Thirty-day Complications and Readmission Rates in Elderly Patients After Shoulder Arthroplasty
Justin Koh, MD, Joseph W. Galvin, DO, David C. Sing, MD, Emily J. Curry, BA, Xinning Li, MD
Introduction: Shoulder arthroplasty procedures are increasingly being performed in older patients despite an increased perioperative risk. The purpose of this study is to determine the complications and 30-day readmission rates in the elderly population after shoulder arthroplasty and hemiarthroplasty.
Methods: Total shoulder arthroplasty, reverse total shoulder arthroplasty, and hemiarthroplasty cases were collected from the National Surgical Quality Improvement Program database from 2006 to 2015. The 30-day complication and readmission rates, surgical time, discharge destination, and total hospital length of stay were calculated, comparing patients by age (elderly: $80 years; older: 65 to 79 years; younger: ,65 years). Multivariable logistic regression analysis was performed to identify variables associated with any complication within 30 days of surgery.
Results: Of 11,450 patients, 1,956 (17.1%) underwent shoulder hemiarthroplasty and 9,494 (82.9%) underwent total shoulder arthroplasty. By age group, 1,708 (14.9%) were$80, 6,073 (53.0%) were 65 to 79, and 3,669 (32.0%) were ,65. The overall 30-day postoperative complication rate was significantly higher in elderly patients (15.3% versus 8.2% versus 6.8%; P , 0.001), length of stay (2.6 versus 2.1 versus 1.8 days; P , 0.001), and unplanned readmissions (5.5% versus 2.6% versus 2.3%; P , 0.001). The strongest independent variables significantly associated with any complication included revision arthroplasty indication (odds ratio [OR], 4.34; P , 0.001), fracture indication (OR, 4.14; P , 0.001), and history of cardiac disease (OR, 2.33; P , 0.001), followed by elderly age (OR, 2.01; P , 0.001).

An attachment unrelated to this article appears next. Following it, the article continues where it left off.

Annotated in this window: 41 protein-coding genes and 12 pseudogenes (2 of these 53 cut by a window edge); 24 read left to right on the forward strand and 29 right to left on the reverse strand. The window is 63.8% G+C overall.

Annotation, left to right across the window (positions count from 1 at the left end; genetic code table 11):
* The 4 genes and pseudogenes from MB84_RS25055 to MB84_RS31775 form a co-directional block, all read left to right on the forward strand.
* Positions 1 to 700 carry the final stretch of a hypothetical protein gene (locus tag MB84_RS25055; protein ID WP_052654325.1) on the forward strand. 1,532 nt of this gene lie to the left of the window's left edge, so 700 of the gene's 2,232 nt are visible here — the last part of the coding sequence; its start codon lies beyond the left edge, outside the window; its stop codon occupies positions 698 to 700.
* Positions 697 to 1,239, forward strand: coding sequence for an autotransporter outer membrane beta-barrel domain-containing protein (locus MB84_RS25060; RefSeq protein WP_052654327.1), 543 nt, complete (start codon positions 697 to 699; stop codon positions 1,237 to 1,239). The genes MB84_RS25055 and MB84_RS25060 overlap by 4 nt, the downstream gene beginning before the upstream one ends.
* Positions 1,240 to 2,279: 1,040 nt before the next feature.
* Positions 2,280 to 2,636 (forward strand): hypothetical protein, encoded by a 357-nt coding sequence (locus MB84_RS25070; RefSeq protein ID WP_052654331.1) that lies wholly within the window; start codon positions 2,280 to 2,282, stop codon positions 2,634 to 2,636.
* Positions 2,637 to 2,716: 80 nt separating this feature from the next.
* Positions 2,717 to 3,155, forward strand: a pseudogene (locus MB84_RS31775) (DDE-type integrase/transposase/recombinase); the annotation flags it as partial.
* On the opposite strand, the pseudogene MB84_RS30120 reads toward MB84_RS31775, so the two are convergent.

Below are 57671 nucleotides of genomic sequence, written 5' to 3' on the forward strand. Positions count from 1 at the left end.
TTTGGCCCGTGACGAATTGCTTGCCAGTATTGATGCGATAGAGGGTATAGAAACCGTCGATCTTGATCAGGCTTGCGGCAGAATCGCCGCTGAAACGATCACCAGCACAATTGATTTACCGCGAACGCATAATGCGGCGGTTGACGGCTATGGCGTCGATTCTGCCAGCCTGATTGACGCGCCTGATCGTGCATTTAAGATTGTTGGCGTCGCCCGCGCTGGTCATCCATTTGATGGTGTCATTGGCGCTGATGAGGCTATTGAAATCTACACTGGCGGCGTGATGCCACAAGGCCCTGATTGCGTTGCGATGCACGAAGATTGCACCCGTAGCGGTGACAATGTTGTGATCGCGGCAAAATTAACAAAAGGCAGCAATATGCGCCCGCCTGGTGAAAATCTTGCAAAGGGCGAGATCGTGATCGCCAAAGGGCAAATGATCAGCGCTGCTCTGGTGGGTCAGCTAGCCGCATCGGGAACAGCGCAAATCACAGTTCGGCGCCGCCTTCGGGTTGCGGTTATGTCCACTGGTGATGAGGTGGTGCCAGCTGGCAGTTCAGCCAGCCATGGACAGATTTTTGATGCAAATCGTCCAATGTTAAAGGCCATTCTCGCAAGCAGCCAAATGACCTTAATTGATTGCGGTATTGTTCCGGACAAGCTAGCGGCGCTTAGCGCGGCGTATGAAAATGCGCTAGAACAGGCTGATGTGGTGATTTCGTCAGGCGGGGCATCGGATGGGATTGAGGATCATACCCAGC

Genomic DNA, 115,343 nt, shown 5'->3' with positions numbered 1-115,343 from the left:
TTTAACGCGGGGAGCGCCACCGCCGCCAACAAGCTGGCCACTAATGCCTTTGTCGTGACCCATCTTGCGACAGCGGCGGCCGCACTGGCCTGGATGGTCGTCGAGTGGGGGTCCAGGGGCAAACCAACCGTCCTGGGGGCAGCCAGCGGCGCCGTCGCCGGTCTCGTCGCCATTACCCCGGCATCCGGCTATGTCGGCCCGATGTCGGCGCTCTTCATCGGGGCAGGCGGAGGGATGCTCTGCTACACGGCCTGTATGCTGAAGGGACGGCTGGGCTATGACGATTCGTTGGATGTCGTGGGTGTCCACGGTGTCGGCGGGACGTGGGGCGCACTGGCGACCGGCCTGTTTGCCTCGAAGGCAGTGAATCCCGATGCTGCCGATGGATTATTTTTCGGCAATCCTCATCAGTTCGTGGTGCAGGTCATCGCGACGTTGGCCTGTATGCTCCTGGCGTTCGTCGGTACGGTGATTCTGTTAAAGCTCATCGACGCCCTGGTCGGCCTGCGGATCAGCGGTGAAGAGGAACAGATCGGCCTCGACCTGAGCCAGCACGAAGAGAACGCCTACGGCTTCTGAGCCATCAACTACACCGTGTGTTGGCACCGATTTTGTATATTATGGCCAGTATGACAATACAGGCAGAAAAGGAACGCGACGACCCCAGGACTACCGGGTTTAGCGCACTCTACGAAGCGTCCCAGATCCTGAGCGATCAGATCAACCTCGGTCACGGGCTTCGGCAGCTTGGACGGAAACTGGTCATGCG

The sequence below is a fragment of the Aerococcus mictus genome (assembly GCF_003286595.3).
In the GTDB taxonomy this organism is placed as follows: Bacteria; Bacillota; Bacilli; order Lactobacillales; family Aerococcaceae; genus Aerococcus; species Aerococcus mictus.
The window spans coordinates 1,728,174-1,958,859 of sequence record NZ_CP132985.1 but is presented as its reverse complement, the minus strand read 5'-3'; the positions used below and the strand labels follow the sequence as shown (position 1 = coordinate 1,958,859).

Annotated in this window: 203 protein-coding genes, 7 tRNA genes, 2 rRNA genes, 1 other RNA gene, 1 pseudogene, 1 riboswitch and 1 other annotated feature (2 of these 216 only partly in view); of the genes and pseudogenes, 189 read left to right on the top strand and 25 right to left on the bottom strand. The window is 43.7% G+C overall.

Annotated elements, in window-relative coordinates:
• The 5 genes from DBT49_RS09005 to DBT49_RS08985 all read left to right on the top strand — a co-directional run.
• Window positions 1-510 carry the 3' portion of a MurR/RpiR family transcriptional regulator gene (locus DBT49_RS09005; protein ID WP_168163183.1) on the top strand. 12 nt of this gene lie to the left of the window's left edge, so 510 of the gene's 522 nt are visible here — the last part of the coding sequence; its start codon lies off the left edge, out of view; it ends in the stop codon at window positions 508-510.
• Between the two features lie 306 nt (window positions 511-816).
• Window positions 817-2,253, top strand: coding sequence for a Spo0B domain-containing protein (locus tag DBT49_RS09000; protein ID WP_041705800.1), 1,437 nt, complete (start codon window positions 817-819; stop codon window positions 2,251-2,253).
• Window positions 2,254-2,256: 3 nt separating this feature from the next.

Conclusions: The 15.3% complication rate (major, 4.8%; minor,10.7%), 2.6 days of average length of stay, and 5.5% unplanned readmission among elderly patients (.80) are significantly higher than younger patients. Although surgical indications and comorbidities are higher-quality predictors of complications, elderly patients should be appropriately counseled and medically optimized according to the perioperative risk profile before surgery.